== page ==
Step 10 – Program Evaluation

After the AED program has been in place for a month or two, it is a good idea for the Planning Committee to meet again to begin evaluating the program. Meetings for this purpose need not be held more often than quarterly and it should be made clear that the purpose is to evaluate the program, not how well specific individuals are learning or applying the skills.

Evaluating the Program

Initial meetings may focus on how many people have volunteered to be trained, what comments are circulating about the program, and questions that may require answers. The committee’s purpose will be to publicly recognize those who have volunteered, encourage others to take the training, and put to rest any inaccuracies that are making the rounds.

As time goes on, the committee will want to look at the results of drills both as to the extent to which AED/CPR skills are retained by employees and the effectiveness of the entire agency in responding to simulated cardiac arrests. In the first case, decisions may be made to increase the frequency of refresher courses and individual drills if performance seems to be slipping or to keep the interval the same if performance is near criterion levels. In reference to the agency-wide drills, there is nothing like a dry run to point out those procedures that look good on paper but simply don’t work. Feedback from such drills should be used to revise subsequent drafts of the plan.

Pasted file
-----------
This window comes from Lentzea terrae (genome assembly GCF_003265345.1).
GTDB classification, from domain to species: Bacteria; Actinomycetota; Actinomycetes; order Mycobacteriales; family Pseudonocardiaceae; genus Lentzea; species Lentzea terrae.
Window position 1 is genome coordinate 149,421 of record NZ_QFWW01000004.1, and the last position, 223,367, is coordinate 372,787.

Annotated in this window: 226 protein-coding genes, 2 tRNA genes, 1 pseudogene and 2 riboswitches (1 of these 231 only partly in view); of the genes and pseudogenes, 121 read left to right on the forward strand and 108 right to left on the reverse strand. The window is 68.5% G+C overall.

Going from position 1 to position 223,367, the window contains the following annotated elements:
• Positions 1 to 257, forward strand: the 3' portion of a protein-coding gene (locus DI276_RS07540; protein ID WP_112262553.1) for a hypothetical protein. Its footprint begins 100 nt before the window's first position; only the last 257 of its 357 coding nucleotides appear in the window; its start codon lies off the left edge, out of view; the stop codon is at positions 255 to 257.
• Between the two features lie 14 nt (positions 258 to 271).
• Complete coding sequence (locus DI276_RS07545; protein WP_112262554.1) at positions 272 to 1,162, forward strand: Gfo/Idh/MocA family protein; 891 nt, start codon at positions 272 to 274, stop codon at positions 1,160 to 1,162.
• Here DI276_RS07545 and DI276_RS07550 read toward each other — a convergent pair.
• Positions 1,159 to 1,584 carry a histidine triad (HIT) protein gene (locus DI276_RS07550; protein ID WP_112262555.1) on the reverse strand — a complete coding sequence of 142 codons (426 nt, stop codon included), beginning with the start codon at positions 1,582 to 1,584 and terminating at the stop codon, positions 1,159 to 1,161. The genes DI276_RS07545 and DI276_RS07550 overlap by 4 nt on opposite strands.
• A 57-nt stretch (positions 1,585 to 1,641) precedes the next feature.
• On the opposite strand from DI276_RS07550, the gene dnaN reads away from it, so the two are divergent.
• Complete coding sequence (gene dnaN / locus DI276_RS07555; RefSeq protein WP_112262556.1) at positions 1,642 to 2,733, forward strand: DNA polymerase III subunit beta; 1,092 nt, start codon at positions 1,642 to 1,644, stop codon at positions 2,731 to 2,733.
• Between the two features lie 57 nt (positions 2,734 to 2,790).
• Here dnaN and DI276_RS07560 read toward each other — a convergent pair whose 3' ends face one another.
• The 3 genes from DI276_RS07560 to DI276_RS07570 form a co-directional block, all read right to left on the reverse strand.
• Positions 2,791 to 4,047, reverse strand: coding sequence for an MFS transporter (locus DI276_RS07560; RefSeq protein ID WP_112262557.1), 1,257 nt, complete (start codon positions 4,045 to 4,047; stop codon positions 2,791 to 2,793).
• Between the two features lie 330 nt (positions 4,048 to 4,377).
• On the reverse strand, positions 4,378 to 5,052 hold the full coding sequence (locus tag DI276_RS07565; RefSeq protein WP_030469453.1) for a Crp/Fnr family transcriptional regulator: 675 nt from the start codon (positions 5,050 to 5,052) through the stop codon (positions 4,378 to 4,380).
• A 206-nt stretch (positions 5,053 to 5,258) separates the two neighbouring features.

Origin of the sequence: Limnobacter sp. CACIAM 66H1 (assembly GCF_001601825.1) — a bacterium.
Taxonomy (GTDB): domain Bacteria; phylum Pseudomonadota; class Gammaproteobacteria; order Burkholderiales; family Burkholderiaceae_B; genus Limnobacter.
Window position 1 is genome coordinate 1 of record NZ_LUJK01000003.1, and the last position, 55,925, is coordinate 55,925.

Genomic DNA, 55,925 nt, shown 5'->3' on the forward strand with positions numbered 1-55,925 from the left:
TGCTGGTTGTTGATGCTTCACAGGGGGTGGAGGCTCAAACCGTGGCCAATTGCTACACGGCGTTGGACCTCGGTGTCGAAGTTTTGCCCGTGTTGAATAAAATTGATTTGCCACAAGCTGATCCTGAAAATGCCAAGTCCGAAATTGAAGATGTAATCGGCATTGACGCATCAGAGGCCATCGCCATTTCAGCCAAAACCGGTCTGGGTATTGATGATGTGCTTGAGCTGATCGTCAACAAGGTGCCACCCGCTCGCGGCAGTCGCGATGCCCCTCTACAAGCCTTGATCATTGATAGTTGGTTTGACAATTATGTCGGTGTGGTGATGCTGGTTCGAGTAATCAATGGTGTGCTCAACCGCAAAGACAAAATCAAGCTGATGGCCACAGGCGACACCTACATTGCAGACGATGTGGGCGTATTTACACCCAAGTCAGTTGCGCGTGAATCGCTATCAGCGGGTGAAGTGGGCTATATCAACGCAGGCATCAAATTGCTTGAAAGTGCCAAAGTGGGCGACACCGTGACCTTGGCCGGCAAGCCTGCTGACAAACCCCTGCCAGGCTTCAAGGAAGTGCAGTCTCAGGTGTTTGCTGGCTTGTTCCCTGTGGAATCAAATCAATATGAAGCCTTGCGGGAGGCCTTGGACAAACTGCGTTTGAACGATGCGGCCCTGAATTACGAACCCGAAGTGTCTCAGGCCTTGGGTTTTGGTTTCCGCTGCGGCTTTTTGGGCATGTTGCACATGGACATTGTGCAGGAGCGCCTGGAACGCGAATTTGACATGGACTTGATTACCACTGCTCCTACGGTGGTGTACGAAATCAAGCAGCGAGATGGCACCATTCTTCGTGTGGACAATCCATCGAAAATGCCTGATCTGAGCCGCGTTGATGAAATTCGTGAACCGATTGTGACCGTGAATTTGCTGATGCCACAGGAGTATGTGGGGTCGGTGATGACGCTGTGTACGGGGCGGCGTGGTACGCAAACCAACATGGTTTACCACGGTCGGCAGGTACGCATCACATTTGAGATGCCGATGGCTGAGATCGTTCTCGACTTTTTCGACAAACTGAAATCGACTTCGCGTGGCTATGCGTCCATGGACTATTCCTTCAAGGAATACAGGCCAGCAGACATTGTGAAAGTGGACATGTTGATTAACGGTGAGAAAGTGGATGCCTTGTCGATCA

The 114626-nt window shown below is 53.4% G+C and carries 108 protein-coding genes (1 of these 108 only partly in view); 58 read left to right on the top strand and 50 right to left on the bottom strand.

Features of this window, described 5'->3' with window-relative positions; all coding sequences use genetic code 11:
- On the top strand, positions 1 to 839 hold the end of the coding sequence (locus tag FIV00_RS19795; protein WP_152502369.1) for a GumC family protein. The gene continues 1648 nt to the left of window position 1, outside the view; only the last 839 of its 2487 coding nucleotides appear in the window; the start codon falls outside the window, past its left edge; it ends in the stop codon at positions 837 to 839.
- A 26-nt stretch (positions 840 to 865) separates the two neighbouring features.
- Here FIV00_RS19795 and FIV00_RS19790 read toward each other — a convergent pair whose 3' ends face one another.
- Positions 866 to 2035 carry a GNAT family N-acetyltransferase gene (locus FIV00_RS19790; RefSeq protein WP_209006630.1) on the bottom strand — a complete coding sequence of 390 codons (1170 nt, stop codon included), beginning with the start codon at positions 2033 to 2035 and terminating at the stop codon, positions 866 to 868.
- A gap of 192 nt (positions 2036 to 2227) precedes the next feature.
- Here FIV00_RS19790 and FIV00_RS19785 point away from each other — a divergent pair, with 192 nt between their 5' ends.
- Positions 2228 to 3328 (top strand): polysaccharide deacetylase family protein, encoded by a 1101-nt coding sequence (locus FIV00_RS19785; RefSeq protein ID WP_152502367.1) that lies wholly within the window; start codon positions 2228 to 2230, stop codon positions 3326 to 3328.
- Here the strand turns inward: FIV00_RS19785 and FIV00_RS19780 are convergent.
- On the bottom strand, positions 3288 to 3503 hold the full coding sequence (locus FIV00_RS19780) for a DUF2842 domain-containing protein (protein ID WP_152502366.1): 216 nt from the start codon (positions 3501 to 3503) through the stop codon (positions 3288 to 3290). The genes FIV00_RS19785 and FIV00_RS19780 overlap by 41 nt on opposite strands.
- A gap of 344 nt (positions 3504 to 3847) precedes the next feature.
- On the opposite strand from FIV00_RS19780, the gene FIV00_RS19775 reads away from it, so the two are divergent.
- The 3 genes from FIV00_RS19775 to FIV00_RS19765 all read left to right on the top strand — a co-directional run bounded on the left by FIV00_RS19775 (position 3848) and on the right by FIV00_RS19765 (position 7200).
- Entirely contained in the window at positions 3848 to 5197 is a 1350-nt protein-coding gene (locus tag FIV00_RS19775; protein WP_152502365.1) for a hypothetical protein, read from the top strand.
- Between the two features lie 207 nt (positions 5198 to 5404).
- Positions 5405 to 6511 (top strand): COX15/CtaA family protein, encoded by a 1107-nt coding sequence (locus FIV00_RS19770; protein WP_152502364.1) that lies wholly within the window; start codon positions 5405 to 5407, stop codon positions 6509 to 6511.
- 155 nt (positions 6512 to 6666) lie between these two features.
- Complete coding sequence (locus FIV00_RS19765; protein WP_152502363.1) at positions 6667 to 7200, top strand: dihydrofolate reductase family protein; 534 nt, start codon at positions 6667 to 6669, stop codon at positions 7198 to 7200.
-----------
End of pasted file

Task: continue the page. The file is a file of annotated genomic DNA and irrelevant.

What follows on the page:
Evaluating an Emergency

Your committee may never have the opportunity to evaluate your agency’s response to a real-life cardiac emergency (we hope!). If such a disaster occurs, the committee should meet as soon after the event as possible to evaluate the agency’s emergency response. If the victim survives, there still may be some experiences that were gained that will be useful should a cardiac arrest occur in the future. If the victim dies, it doesn’t necessarily mean that the agency failed in any way. AEDs are the best tools available to us in restoring normal heart rhythm, but they aren’t successful every time they are used. Sometimes an objective evaluation following a death serves as a catharsis for those who worked on the victim and wonder whether his death was caused by something they did or didn’t do.
Whatever the results of any level of evaluation, the purpose is not to place blame but to make the program more fool proof in preparation for the next emergency.